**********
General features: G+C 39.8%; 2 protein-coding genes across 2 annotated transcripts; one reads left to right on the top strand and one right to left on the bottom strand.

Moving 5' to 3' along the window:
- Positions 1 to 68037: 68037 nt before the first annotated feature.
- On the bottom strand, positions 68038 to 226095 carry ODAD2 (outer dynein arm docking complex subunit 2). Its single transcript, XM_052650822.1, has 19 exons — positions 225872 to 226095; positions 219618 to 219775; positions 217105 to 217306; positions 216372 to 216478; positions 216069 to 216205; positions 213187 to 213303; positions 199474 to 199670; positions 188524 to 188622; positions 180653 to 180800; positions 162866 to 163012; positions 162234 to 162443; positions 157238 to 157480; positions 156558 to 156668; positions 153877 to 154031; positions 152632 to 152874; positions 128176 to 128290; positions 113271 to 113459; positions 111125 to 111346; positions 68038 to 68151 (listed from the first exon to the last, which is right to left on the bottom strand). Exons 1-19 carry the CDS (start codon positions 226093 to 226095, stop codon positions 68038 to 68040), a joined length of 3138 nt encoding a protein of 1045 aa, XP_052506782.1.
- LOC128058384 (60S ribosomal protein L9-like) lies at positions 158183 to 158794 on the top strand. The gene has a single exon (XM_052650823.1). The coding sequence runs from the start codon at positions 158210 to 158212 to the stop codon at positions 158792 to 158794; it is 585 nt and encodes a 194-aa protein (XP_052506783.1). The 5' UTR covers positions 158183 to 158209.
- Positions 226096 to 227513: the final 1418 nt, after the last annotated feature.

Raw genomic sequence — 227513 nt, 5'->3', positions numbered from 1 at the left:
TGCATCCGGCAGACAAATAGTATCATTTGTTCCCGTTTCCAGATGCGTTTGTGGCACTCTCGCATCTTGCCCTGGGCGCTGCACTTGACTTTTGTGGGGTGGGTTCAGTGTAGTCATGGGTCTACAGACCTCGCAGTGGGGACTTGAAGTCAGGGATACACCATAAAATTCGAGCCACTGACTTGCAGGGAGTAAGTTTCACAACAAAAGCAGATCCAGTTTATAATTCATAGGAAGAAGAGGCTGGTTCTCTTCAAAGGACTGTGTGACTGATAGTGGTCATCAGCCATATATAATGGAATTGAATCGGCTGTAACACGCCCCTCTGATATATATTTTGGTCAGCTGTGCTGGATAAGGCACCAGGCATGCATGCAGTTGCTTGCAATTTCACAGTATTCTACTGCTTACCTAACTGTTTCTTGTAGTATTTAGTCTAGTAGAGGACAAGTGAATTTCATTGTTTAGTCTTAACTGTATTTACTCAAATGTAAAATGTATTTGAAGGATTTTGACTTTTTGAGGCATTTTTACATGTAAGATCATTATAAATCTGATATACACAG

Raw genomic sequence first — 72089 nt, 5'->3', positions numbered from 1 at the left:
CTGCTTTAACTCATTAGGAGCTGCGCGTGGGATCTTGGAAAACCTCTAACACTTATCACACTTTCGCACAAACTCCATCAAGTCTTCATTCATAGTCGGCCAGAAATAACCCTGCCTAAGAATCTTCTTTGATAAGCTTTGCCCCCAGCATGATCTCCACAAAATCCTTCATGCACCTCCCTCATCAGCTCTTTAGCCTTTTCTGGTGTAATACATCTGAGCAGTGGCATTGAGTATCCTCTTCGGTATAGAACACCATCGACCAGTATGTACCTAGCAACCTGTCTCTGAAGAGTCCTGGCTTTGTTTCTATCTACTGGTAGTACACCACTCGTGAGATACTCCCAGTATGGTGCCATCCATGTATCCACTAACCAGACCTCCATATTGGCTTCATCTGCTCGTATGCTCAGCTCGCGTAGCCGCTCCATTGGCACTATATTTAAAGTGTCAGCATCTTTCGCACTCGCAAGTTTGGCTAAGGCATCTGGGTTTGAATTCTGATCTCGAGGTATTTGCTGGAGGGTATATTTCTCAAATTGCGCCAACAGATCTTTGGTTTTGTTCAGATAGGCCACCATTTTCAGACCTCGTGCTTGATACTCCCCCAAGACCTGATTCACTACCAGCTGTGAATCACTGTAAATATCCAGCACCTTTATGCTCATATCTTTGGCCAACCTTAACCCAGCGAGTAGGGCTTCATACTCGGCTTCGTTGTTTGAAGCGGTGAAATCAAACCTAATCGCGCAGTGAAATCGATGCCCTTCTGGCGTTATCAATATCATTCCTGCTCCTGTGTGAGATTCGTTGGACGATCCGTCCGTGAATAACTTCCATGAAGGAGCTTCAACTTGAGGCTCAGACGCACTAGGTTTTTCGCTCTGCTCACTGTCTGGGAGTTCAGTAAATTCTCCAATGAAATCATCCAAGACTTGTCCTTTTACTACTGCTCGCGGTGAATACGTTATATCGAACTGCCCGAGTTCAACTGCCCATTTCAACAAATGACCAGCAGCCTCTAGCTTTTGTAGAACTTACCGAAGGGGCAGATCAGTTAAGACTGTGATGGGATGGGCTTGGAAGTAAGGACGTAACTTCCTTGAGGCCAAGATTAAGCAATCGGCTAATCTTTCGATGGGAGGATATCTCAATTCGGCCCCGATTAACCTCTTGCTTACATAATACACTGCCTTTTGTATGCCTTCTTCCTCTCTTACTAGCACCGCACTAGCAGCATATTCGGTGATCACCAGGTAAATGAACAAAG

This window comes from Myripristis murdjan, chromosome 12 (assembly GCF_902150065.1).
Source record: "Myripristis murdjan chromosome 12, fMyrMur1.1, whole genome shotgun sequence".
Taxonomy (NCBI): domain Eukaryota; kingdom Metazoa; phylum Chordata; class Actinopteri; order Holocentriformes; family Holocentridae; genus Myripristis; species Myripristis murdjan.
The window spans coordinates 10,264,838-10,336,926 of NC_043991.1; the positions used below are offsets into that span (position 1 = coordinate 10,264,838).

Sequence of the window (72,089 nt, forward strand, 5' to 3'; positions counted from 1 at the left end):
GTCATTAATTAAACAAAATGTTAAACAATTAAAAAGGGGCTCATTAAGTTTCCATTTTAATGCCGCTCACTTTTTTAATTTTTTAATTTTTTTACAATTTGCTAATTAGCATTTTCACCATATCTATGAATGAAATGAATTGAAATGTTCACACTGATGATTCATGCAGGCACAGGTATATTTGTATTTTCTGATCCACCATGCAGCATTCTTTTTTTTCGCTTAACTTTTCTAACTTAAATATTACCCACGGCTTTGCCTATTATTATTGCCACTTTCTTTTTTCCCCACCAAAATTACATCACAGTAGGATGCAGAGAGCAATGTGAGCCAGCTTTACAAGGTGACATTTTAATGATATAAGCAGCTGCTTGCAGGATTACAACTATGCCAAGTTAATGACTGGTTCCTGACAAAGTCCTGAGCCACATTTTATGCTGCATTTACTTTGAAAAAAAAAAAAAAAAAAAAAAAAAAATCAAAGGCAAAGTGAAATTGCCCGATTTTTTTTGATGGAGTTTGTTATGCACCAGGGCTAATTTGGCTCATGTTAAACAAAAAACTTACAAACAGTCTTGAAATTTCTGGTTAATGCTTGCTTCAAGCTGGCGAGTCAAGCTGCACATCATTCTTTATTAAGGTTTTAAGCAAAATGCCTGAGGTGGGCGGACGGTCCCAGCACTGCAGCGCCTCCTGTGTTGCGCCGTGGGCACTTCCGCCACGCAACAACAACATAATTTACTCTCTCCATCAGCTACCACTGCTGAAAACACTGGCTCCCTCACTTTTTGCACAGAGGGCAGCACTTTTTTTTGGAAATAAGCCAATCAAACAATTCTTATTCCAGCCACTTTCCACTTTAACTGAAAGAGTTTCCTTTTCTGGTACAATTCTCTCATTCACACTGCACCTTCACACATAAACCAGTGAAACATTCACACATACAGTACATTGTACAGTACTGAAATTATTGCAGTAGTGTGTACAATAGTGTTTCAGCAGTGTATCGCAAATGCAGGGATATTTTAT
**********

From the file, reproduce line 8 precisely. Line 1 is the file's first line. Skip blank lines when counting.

TGCATCCGGCAGACAAATAGTATCATTTGTTCCCGTTTCCAGATGCGTTTGTGGCACTCTCGCATCTTGCCCTGGGCGCTGCACTTGACTTTTGTGGGGTGGGTTCAGTGTAGTCATGGGTCTACAGACCTCGCAGTGGGGACTTGAAGTCAGGGATACACCATAAAATTCGAGCCACTGACTTGCAGGGAGTAAGTTTCACAACAAAAGCAGATCCAGTTTATAATTCATAGGAAGAAGAGGCTGGTTCTCTTCAAAGGACTGTGTGACTGATAGTGGTCATCAGCCATATATAATGGAATTGAATCGGCTGTAACACGCCCCTCTGATATATATTTTGGTCAGCTGTGCTGGATAAGGCACCAGGCATGCATGCAGTTGCTTGCAATTTCACAGTATTCTACTGCTTACCTAACTGTTTCTTGTAGTATTTAGTCTAGTAGAGGACAAGTGAATTTCATTGTTTAGTCTTAACTGTATTTACTCAAATGTAAAATGTATTTGAAGGATTTTGACTTTTTGAGGCATTTTTACATGTAAGATCATTATAAATCTGATATACACAG